El Greco, “The Apostle Luke Painting the Virgin Hodegetria (c.1564), egg tempera on panel, 41 x 33 cm; Benaki Museum, Athens; © Benaki Museum, Athens, Greece; gift of Dimitrios Sicilianos / Bridgeman Images (all images courtesy Grand Palais, Paris)

On the entrance wall at Greco, the El Greco retrospective at the Grand Palais in Paris, is a map identifying four key places in the artist’s career: Crete, where he was born in 1541 (the island was then a Venetian possession); Venice, 1567-1570, and Rome, 1570-1577, where he turned himself into a skilled but eccentric Italian painter; and then Tolèdo, where from 1577 until 1614 he did most of the works that established his reputation and are displayed in this show.

Nowadays, at a time when we take stylistic diversity for granted, and painters regularly train in one visual center and then move to a distant place, it’s hard to imagine how difficult and personally traumatic El Greco’s moves must have been. When at the start of the 20th century Pablo Picasso moved from Barcelona to Paris, he imported some specifically Spanish pictorial concerns. El Greco, who traveled farther geographically and artistically, in some ways never left his Greek visual culture behind.

El Greco’s “Saint Luke Painting the Virgin” (1560-66) and “Adoration of the Magi” (1560-1568), two icons in the show done in Greek Orthodox style, are both badly damaged. But to get a fuller sense of this highly distinctive visual tradition, you need only walk across the street and look at the roomful of icons in the Petit Palais. How would a trained icon-maker who moved to Venice, whose art world was dominated by Titian, Tintoretto, and Veronese, respond to that new setting? Icons, painted on wood, often relatively small, with flat golden backgrounds lack the deep illusionistic space or naturalistic figure anatomy of Renaissance painting.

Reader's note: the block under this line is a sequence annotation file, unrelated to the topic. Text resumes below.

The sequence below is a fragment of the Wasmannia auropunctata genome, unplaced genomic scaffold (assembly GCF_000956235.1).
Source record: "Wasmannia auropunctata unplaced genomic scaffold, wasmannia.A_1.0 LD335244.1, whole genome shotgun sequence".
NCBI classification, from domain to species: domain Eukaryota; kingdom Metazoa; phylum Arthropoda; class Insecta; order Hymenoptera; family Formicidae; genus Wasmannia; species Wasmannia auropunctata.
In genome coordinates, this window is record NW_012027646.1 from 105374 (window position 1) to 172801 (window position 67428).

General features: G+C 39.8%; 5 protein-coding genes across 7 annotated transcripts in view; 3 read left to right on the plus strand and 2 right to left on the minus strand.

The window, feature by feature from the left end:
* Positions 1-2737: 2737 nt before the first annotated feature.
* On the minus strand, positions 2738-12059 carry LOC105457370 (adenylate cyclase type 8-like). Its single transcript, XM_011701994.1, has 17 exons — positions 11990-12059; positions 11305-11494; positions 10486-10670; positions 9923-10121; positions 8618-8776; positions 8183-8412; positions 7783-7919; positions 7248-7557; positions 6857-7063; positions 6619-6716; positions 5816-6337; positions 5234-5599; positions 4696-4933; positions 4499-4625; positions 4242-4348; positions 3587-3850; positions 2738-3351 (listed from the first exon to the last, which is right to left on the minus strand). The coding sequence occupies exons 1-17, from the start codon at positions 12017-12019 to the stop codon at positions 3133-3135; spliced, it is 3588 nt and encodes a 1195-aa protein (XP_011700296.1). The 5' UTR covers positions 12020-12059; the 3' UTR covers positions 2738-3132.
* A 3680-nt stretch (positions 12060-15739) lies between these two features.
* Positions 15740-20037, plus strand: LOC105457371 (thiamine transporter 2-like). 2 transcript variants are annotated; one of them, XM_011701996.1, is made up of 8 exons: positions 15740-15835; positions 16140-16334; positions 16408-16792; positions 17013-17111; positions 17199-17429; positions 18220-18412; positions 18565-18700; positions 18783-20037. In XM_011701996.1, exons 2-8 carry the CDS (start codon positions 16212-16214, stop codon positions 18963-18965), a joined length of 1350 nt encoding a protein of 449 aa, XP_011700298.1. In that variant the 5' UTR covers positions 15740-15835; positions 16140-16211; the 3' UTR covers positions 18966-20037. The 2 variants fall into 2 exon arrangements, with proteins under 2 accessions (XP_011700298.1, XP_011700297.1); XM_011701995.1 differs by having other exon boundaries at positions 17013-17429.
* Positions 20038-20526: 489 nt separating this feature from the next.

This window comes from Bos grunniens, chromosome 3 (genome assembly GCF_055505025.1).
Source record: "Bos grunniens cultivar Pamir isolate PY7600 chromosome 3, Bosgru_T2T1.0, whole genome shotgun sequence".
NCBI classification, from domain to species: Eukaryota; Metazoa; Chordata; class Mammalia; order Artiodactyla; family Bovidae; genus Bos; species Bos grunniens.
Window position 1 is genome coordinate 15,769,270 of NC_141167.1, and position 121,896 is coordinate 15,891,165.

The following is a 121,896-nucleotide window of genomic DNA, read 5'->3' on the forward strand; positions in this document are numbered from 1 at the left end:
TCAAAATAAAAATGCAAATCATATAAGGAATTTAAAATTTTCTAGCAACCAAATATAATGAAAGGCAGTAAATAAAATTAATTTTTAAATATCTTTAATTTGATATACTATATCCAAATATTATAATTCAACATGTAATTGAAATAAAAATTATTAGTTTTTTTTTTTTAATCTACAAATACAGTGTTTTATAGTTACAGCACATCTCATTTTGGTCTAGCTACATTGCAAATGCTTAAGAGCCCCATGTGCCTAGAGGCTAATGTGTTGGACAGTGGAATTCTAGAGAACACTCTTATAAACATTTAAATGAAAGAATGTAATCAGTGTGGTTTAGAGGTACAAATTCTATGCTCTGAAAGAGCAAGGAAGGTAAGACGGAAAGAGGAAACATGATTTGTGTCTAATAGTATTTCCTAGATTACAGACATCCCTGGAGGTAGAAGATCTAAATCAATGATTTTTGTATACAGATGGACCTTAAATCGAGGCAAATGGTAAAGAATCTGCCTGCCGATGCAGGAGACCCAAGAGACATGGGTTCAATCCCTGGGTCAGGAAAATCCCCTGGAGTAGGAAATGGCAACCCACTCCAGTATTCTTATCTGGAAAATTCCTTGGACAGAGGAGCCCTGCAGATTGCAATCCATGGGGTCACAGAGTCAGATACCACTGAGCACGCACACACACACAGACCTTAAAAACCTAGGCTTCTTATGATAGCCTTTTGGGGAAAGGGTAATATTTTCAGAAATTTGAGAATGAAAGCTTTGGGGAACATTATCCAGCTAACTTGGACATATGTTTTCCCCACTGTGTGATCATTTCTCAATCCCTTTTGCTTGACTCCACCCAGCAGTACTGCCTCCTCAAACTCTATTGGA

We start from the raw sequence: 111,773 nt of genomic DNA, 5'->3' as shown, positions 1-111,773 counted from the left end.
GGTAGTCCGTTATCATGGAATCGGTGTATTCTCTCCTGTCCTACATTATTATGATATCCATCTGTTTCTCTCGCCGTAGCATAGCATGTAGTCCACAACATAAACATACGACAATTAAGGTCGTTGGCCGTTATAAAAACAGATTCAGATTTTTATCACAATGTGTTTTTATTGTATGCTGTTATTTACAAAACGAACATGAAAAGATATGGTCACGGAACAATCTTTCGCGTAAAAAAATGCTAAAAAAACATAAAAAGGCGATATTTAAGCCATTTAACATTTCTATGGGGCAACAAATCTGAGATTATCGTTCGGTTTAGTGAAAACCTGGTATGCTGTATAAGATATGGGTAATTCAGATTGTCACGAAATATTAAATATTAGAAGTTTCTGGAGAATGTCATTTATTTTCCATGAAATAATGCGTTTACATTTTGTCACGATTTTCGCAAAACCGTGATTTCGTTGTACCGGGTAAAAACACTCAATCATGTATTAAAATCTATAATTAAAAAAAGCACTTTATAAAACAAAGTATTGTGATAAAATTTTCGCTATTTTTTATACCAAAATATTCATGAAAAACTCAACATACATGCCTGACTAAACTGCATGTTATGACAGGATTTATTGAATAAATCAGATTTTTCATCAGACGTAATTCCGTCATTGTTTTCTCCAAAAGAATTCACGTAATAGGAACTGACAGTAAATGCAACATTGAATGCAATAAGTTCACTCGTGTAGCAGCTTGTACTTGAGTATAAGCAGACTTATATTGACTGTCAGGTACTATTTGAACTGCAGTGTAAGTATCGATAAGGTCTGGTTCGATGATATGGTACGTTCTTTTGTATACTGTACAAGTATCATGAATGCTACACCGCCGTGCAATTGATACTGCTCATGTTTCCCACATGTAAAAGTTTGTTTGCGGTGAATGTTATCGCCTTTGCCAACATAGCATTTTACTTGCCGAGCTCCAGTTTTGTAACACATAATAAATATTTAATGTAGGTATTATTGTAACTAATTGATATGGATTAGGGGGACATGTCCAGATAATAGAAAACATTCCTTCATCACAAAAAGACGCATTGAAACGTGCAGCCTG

El Greco Domenico, “The Last Supper” (1568-1570), oil on panel, 41.5 x 51 cm, Pinacoteca Nazionale, Bologna, Italy; photo © Archives Alinari, Florence, dist RMN-Grand Palais / Mauro Magliani

Once in Italy, in works such as “The Annunciation” (1569-1570) and “The Last Supper” (1568-1570), El Greco set out to become a Venetian painter, but without entirely leaving his past behind. The perspectival construction of the floor in the former painting, and the anatomy of the nude Christ in the latter, show what he had learned.

But you need only set the colors and, most especially, the composition of “The Entombment of Christ” (1570-1575), in which the figures are crowded together, alongside those found in any Titian or Tintoretto to identify him as an outsider to Venetian tradition.